PEV: How do you think the industry has changed since you started out?

NW: I’m still fairly new in the industry, but I’ve been shocked by how quickly the digital platforms have grown. The age of “binge watching” is upon us. With the expansion of streaming services like Netflix, Hulu, and Amazon Studios, I think we’ve all witnessed a huge shift in the way we view and consume entertainment.

PEV: What can fans expect from your new role in 20th Century Fox’s feature film Independence Day: Resurgence? Tell us about your character, Marley Sullivan.

NW: The cast is huge (and amazing), and so much is happening, its nuts! Marley is an Area 51 Weapons Tech Officer, and reports directly to General Adams. When he isn’t running around solving problems or leading his team, he’s in the command center awaiting orders. I can’t say much about the scenes, but he pops up a couple times when stuff starts going down! Honestly, I’m just thrilled to be a part of the production in any capacity. I was a huge fan of the first film, and to be involved in the sequel was such a cool experience for 8-year old me!

PEV: What did you have to do to get into the mindset of your character?

NW: There was so little I needed to do to get into character because being on the incredible set itself was enough. You have these glorious displays, and lights, and costumes, and all of these amazing actors doing their thing. Once I stepped onto the set, I was in Area 51!

PEV: Is there one area you wish you could travel to that you haven’t yet?

NW: I still haven’t been to Europe. I know. It’s crazy that I haven’t explored it yet. But it’s next on my list! Specifically, Italy and Greece. Huge nerd about the history and the food and the culture and the geography.

PEV: How have all your friends and family reacted to your career?

NW: With so much love and support. I think it took a while for my mom to get on board with it as my career, but she’s one of my biggest fans now!

PEV: What can we find you doing in your spare time, aside from acting?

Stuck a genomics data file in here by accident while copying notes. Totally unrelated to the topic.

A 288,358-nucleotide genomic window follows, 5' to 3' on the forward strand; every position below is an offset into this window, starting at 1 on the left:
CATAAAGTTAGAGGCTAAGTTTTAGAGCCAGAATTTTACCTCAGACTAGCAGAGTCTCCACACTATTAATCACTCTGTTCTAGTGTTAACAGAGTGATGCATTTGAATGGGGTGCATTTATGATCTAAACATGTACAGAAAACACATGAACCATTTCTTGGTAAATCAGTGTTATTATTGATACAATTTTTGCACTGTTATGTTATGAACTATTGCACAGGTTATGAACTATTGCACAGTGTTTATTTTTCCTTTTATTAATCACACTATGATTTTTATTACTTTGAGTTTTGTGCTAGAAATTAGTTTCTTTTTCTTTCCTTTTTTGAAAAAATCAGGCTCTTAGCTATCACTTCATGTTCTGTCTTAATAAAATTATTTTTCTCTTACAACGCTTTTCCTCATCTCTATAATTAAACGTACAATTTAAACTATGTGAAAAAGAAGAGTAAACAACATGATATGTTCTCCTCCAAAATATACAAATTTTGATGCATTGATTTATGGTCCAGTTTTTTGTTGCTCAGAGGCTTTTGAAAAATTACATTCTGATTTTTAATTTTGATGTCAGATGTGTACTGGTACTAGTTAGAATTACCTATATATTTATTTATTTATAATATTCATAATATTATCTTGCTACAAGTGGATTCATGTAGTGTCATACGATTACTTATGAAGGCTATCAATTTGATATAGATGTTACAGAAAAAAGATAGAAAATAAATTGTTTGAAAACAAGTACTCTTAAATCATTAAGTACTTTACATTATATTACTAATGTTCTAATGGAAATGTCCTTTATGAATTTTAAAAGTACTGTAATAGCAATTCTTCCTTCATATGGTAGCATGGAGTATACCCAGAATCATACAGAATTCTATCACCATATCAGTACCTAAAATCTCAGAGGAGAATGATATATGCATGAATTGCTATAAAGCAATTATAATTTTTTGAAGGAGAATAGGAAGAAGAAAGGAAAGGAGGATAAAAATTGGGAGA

NW: I enjoy reading, attempting to write, and I love singing. I try to travel as frequently as possible. I went to Costa Rica a few months ago and it rocked! Recently, I’ve taken to exploring new neighborhoods around LA. It’s cool to experience the different vibes specific to each neighborhood: the shops, cafes, architecture. I also like to run, it’s my therapy. I’ve just recently begun weight-training as well, and I dig it! This is beginning to sound like a dating profile…delete delete delete.

PEV: Name one present and past actor/actress that would be your dream to work with. Why?

NW: There are so many. It rotates frequently, depending on who I’m presently obsessing over. Right now, in terms of a living actor, Tom Hardy. He’s just incredible. He’s so brilliant at losing himself in his characters, and his character work is truly other worldly. He’s such a badass, and so hard working. Can you imagine working with him? How intense would that be?! I mean, I can’t think of a more versatile actor right now, except for perhaps Meryl Streep. I also would’ve loved working with Alan Rickman. What a warm soul and fantastic actor. He brought so many memorable characters to life, and so effortlessly, too.

PEV: We love music, so is there an up-and-coming band or artist you think we should all be looking out for now?

NW: I’m actually quite terrible about finding new music. I leave that to Spotify (and my more cultured friends!). But I recently discovered Alessia Cara’s music. She’s been pretty big for about a year now, but I love her stuff!

PEV: If acting wasn’t your life, what would you do for a career?

NW: I really think I’d like to own my own business. Something along the lines of a bar/restaurant/entertainment venue. It’d probably be a money pit, but what other job could afford me the opportunity to eat, drink and jam out all on the boss’s dime?! 😉

PEV: So, what is next for Nate Warren?

NW: I have another film coming out this August called The Space Between Us. It’s a touching story full of drama, romance, teenage angst and space! It looks great! I’m also working on my own original screenplays and hope to get one produced in the not-too-distant future!

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-by Richie Frieman